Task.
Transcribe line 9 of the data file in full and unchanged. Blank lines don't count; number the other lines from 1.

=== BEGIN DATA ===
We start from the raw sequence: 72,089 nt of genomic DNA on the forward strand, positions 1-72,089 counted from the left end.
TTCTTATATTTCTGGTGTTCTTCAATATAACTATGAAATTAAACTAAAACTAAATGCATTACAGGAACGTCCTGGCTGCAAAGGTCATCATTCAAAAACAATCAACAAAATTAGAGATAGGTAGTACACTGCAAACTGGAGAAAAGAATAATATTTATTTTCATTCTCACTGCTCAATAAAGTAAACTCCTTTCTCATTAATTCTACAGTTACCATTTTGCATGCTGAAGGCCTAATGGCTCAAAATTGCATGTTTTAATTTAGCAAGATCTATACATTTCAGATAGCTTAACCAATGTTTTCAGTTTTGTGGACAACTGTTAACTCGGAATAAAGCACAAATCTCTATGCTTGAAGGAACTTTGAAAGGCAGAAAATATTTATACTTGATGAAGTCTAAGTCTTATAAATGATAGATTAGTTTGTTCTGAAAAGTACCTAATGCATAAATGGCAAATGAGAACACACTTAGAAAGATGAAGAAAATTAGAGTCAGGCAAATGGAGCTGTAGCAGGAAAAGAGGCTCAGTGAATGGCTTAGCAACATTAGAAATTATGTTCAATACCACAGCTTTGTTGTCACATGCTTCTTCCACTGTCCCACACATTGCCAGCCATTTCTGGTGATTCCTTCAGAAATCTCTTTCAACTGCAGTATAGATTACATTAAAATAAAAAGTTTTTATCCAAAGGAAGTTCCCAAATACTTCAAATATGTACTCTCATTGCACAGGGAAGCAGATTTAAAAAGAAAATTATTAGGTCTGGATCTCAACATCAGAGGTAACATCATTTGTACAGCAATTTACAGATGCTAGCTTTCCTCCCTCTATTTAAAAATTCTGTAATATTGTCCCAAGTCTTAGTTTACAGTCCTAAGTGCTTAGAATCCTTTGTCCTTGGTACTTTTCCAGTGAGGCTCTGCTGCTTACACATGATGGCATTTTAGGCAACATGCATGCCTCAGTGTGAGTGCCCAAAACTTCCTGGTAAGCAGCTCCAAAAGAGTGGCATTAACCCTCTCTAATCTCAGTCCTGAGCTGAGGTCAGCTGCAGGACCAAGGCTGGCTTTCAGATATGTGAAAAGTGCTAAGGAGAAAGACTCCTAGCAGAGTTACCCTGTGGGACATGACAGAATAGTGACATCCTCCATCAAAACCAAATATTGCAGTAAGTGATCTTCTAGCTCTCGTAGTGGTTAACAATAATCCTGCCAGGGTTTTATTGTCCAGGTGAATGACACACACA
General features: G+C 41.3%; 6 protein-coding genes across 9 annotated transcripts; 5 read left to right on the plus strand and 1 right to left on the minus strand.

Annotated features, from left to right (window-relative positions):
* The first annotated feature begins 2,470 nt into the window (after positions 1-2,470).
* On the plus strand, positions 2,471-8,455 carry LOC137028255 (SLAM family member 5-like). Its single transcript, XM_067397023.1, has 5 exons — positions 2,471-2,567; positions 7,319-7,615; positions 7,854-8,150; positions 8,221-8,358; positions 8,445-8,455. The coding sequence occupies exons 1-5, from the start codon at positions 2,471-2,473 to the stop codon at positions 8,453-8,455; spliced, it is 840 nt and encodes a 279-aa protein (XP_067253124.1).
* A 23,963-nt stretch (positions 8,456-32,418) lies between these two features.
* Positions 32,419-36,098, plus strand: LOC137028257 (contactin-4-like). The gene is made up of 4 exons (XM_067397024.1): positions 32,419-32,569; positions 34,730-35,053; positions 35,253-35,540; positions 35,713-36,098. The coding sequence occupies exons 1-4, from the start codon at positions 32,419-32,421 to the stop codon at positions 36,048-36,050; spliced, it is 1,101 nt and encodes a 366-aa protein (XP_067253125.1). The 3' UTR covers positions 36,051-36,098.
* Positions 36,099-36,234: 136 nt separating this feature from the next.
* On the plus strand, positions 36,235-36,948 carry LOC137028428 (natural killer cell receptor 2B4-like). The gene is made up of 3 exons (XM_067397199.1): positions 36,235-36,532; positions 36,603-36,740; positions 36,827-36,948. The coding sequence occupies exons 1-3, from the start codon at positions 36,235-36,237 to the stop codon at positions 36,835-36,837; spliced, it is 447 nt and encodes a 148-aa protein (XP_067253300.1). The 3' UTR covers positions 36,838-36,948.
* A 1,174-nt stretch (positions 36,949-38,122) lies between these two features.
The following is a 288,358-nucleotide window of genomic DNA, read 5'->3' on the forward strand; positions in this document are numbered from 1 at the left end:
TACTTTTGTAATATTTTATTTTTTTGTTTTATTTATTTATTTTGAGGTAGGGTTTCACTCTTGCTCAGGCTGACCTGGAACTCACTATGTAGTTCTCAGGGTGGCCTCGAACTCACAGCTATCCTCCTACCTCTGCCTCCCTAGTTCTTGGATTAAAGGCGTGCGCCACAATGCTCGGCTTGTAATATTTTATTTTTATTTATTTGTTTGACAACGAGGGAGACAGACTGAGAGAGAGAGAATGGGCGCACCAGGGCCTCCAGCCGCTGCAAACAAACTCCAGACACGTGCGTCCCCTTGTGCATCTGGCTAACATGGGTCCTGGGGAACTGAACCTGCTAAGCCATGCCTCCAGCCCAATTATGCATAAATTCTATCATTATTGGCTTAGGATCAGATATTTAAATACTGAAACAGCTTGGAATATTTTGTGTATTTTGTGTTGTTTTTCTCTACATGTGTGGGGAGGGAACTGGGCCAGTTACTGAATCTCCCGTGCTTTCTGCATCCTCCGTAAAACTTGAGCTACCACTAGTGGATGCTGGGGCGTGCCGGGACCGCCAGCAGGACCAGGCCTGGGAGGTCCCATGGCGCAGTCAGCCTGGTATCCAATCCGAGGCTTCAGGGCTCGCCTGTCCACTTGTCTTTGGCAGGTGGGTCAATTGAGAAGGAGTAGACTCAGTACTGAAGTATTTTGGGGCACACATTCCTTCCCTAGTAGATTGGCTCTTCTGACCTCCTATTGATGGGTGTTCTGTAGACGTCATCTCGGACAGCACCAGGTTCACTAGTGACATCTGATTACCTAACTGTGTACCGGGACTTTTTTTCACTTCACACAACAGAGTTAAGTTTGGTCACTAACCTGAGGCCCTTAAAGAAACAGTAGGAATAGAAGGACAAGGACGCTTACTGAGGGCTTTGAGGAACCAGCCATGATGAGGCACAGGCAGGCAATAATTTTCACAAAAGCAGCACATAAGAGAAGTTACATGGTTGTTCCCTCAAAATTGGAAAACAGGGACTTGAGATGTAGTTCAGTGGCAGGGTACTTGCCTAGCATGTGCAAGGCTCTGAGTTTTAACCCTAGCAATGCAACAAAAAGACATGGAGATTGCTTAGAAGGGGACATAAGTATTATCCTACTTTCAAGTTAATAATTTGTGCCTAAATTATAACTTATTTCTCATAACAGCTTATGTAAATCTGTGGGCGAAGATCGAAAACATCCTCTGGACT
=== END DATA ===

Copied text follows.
* Positions 36,099-36,234: 136 nt separating this feature from the next.